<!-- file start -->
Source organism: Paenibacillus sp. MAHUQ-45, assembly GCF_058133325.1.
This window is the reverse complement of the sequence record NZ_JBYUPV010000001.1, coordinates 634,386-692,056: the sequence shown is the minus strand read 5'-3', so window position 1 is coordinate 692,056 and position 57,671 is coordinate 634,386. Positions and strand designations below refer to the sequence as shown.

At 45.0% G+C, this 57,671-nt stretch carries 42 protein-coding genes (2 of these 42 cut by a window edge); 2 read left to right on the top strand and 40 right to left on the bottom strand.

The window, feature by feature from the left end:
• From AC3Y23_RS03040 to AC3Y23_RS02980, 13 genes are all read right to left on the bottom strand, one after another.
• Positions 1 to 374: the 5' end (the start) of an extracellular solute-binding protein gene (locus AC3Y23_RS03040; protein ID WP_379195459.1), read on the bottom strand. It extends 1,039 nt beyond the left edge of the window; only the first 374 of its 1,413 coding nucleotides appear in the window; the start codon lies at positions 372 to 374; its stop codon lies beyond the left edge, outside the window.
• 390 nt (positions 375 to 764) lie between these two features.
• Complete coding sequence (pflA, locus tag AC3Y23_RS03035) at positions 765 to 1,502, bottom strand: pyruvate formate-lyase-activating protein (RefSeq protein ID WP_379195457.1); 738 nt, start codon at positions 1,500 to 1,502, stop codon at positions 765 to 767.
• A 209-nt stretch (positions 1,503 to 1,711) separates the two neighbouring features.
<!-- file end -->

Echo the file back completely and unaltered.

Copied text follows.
Source organism: Paenibacillus sp. MAHUQ-45, assembly GCF_058133325.1.
This window is the reverse complement of the sequence record NZ_JBYUPV010000001.1, coordinates 634,386-692,056: the sequence shown is the minus strand read 5'-3', so window position 1 is coordinate 692,056 and position 57,671 is coordinate 634,386. Positions and strand designations below refer to the sequence as shown.

At 45.0% G+C, this 57,671-nt stretch carries 42 protein-coding genes (2 of these 42 cut by a window edge); 2 read left to right on the top strand and 40 right to left on the bottom strand.

The window, feature by feature from the left end:
• From AC3Y23_RS03040 to AC3Y23_RS02980, 13 genes are all read right to left on the bottom strand, one after another.
• Positions 1 to 374: the 5' end (the start) of an extracellular solute-binding protein gene (locus AC3Y23_RS03040; protein ID WP_379195459.1), read on the bottom strand. It extends 1,039 nt beyond the left edge of the window; only the first 374 of its 1,413 coding nucleotides appear in the window; the start codon lies at positions 372 to 374; its stop codon lies beyond the left edge, outside the window.
• 390 nt (positions 375 to 764) lie between these two features.
• Complete coding sequence (pflA, locus tag AC3Y23_RS03035) at positions 765 to 1,502, bottom strand: pyruvate formate-lyase-activating protein (RefSeq protein ID WP_379195457.1); 738 nt, start codon at positions 1,500 to 1,502, stop codon at positions 765 to 767.
• A 209-nt stretch (positions 1,503 to 1,711) separates the two neighbouring features.